Fourthly, there was a problem persuading high quality U.S. managers, accustomed to being at the center of decision making, to work for foreign companies where decisions were made elsewhere, especially as few Americans were prepared to live outside their country for extended periods to work their own ways up the hierarchies of foreign firms. American managers in general exhibited a strong emphasis on autonomy and independence that made them resistant to control from elsewhere, especially by foreigners.

Q: Which issues do you see as most important for the coming decade and beyond?

A: The United States will remain a highly attractive host economy over the following decade. There are major acquisition opportunities in, for example, the fragmented U.S. banking sector, and the probable further weakening of the dollar over the medium term will make U.S. assets cheaper for foreign companies.

The U.S. market might be seen as an "American dream" ... but in practice it is one of the toughest in the world.
— Geoffrey Jones

However, the U.S. business environment seems to be becoming more unpredictable and hence riskier for foreign corporate investors. Acquisitions will need to be more carefully scrutinized in view of the evidence of failures in U.S. corporate governance. U.S. legislators and others have become more prone to unpredictable and sometimes unilateralist measures. The sudden removal of foreign-owned companies from the S&P 500 provides one instance. The extra-territorial nature of the Sarbanes-Oxley Act is another.

Q: What noteworthy differences do you see between the way multinationals operate in the United Kingdom as opposed to the United States?

A: There has historically been a considerable difference between U.S. and U.K.-owned multinational firms in their management and organization. U.S. firms have typically been more centralized on the U.S., more professionally managed and [have had] more formalized bureaucracy. They have generally been seen as more aggressive and results-oriented.

U.K. firms placed more emphasis on relationships rather than formal controls, and appeared "amateurish" compared to their U.S. counterparts. Recent years have seen a considerable convergence of U.K. management styles with those of the U.S. Many of the largest British multinationals, such as GlaxoSmithKline and BP, have merged with or acquired large U.S. firms, and almost all leading U.K. companies derive substantial proportions of their revenues from the U.S.

The differences in management style and culture have become far more nuanced. Large British multinationals probably remain more international and cosmopolitan in their outlooks than their U.S. counterparts, slower to act and less inclined to adopt the latest management fads, and less ruthless in dealing with failure and underperformance. However, there are vast industry and firm differences.

Q: For those HBS Working Knowledge readers who work in multinational firms that would like to gain a foothold in the United States, what questions would you recommend they ask themselves before proceeding?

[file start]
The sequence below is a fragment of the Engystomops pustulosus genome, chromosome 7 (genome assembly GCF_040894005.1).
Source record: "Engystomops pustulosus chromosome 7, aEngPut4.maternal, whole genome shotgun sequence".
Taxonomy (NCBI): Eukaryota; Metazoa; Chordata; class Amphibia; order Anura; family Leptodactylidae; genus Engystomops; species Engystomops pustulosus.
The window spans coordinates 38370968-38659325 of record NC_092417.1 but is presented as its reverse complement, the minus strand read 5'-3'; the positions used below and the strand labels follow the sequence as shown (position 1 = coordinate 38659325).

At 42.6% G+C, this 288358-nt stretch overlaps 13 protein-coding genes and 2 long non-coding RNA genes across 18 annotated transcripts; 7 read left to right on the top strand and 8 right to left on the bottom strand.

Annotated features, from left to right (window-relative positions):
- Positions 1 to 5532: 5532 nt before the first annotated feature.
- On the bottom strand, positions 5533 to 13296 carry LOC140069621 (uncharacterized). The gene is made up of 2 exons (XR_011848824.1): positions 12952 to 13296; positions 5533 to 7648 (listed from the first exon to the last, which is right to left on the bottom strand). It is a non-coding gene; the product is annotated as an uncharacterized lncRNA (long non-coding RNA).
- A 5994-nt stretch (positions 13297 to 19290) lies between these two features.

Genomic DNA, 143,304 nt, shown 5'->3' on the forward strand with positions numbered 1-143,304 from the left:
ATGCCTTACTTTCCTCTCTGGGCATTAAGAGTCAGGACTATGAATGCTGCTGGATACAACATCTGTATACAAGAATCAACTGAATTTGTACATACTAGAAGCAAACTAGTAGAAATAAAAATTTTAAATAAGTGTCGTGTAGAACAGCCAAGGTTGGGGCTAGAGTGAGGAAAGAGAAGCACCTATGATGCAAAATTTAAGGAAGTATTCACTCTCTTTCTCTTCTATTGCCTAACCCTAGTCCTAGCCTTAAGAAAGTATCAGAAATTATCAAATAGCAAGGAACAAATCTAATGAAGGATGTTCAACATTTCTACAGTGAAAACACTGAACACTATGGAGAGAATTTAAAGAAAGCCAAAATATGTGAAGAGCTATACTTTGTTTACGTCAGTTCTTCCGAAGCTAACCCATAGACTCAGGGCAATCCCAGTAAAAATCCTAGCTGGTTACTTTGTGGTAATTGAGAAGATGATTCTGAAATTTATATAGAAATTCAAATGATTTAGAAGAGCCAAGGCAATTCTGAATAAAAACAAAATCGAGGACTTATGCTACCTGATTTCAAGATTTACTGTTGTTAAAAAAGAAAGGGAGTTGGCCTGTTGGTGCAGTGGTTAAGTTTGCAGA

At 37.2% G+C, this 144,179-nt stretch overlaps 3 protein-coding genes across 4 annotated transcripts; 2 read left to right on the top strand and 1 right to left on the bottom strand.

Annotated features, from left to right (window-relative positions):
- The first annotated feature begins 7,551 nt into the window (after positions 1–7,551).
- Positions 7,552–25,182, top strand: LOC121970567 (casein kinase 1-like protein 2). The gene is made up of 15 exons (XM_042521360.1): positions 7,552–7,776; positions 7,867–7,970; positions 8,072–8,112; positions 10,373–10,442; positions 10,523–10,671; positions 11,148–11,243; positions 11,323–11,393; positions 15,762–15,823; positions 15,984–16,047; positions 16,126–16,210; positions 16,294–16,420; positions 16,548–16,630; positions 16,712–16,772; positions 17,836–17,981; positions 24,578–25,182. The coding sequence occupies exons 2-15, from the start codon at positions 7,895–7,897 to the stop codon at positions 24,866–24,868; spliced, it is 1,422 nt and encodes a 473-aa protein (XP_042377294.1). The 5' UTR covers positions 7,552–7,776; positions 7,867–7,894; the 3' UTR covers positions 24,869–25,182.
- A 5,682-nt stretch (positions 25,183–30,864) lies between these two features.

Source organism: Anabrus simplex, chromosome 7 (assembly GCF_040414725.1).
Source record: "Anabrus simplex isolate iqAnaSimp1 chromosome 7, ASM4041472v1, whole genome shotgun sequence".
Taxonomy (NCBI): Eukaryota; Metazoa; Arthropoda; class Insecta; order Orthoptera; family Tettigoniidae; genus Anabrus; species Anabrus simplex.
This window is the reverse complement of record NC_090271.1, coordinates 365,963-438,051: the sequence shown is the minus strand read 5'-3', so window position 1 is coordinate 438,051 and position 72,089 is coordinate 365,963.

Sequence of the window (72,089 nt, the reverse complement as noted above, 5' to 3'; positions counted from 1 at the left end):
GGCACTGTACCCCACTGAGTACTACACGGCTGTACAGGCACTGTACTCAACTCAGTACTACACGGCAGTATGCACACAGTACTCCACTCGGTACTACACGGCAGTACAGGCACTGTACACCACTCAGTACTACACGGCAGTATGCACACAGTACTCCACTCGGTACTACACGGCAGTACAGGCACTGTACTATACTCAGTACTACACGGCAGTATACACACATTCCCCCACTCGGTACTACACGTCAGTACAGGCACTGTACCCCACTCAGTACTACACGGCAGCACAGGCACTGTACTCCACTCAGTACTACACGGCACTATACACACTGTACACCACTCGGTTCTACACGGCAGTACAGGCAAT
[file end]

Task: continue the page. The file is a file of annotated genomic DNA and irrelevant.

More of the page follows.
A: The most important thing that any executive considering an investment in the United States can do is to ponder the evidence of recent business history. There have been, and continue to be, regular examples of large and successful companies with good track records in their own countries experiencing acute problems with U.S. affiliates, which are sometimes fatal.

The U.S. market might be seen as an "American dream," to cite the name of our book's first chapter, but in practice it is one of the toughest in the world, both because of its size and because of the highly aggressive behavior of competitors.

An inward investor must have the strong capability to survive in such an environment. This capability must include high quality managers. As U.S. managers are highly mobile and motivated primarily by material rewards, the staff acquired in an acquisition cannot be relied on to stay. The greatest care is needed also if entry is through an acquisition, as many corporate problems have arisen from foreign firms paying too much for a poor company in order to gain a foothold in the United States.

Q: What aspects of the foreign multinational experience in the United States would you like to see studied more closely in the future?

A: Case studies of single firms over long periods of time can provide a powerful means to explore central issues such as knowledge transfers and cross-cultural learning processes within multinational firms. For example, there is evidence that foreign firms, and perhaps U.S. ones also, find it easier to transfer knowledge within their boundaries from the United States to elsewhere, than from the outside world to the United States...These are the kind of issues that cannot be satisfactorily explained using aggregate techniques, but a great deal can be learned by in-depth studies over time. That's one reason why business history can be so important in understanding the really fundamental issues in business management.

About the Author

Larry Bennigson is senior vice president and Senior Fellow at HBS Interactive, overseeing the design, development, and delivery of the School's custom programs.

Martha Lagace is senior editor of Working Knowledge.